|Current tenants||Danish Centre for Cilture and Development.|
The Krak House (Danish: Kraks Hus) is a Neoclassical property overlooking the square Nytorv (No. 17) in the Old Town of in Copenhagen, Denmark. It takes its name after the publishing house Kraks Forlag which was based there for many years. The Danish Centre for Culture and Development, a self-governing institution under the Danish Ministry of Foreign Affairs, is based in the building.
The house was built for the merchant Hans Jessen in 1795-1796 after his previous property at the site had been destroyed in the Copenhagen Fire of 1795.
The historian E. C. Werlauff lived in the building from 1823 to 1825. He was employed at the Royal Danish Library from 1798 and worked there for the next 65 years, replacing D. G. Moldenhawer as Chief Librarian in 1823. The writer and poet Henrik Hertz lived in the building from 1836 to 1837. Poul Martin Møller, writer and professor of philosophy at the University of Copenhagen, was a resident in the building from 1837 and until his death just over one year later.
The insurance company Assuranceselskabet Folket was based in the building at the turn of the century. The building was listed on the Danish Registry of Protected buildings and Places in 1918. It was purchased by the publishing house Kraks Forlag in 1920 and used as its new head office.The company restored the building in 1986-1988 with the assistance of the architect Søren Cock-Clausen. In 1998. Kraks Forlag moved to a new headquarters in Virum north of Copenhagen. The associated foundation, Kraks Fond, moved to Ved Stranden 16 and is now based in Fæstningens Materialgård.
The house consists of three storeys and a cellar. The seven-bay facade is tipped by a triangular pediment over the three central bays.
The Danish Centre for Culture and Development, a self-governing institution under the Danish Ministry of Foreign Affairs, is based in the building. Other tenants include Fable Media and hydralab.
Copenhagen is the capital and most populous city of Denmark. As of 1 January 2020, the city had a population of 794,128 with 632,340 in Copenhagen Municipality, 104,305 in Frederiksberg Municipality, 42,989 in Tårnby Municipality, and 14,494 in Dragør Municipality. It forms the core of the wider urban area of Copenhagen and the Copenhagen metropolitan area. Copenhagen is situated on the eastern coast of the island of Zealand; another small portion of the city is located on Amager, and it is separated from Malmö, Sweden, by the strait of Øresund. The Øresund Bridge connects the two cities by rail and road.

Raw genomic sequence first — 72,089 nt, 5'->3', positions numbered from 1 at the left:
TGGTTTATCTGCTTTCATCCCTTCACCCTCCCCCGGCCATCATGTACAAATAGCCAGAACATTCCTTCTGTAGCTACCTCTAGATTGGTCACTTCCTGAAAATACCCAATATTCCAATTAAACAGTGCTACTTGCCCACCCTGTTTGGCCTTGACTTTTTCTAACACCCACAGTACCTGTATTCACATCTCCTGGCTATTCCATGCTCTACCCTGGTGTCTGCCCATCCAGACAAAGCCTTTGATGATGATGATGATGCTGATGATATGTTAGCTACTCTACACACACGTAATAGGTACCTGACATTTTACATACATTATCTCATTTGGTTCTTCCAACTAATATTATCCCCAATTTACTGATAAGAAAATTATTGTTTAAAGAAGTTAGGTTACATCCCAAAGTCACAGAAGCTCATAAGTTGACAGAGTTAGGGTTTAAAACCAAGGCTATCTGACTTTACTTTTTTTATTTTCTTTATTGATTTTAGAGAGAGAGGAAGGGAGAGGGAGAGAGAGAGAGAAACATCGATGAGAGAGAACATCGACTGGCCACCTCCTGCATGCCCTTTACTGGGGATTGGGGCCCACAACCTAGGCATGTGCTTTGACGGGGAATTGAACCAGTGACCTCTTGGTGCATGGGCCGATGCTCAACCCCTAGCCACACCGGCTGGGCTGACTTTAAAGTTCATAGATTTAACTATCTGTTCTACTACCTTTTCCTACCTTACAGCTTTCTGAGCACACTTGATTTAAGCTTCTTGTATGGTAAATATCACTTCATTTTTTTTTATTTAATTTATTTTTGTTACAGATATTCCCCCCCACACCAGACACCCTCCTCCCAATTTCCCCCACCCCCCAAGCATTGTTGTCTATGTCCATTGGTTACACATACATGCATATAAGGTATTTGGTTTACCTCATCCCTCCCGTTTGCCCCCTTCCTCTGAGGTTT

Henning Larsen, Hon. FAIA was a Danish architect. He is internationally known for the Ministry of Foreign Affairs building in Riyadh and the Copenhagen Opera House.
Nytorv is a public square in the centre of Copenhagen, Denmark. Together with the adjoining Gammeltorv it forms a common space, today part of the Strøget pedestrian zone. The square is dominated by the imposing Neoclassical façade of the Copenhagen Court House, which from 1815-1905 also served as the City Hall.
Brøste House, also known as Potter House after its founder, Thomas Potter, a Scottish born industrialist, is a late 18th-century historic property at Overgaden Oven Vandet 10, overlooking Christianshavn Canal, in the Christianshavn neighbourhood of Copenhagen, Denmark.
The Thott Mansion is a listed town mansion located on Kongens Nytorv in Copenhagen, Denmark. It was built for the naval officer Niels Juel in the 1680s but his Baroque mansion was later adapted to the Neoclassical style by the French architect Nicolas-Henri Jardin in 1763. The building takes its current name after the Thott family who owned it from 1750 to 1930. It now houses the French embassy.
The Copenhagen Amber Museum is a museum on Kongens Nytorv in central Copenhagen, Denmark. The museum is owned by House of Amber. The museum holds an extensive collection of amber antiques and artifacts, including a wide array of entombed insects from prehistoric times. The collection comprises one of the largest piece of amber in the world.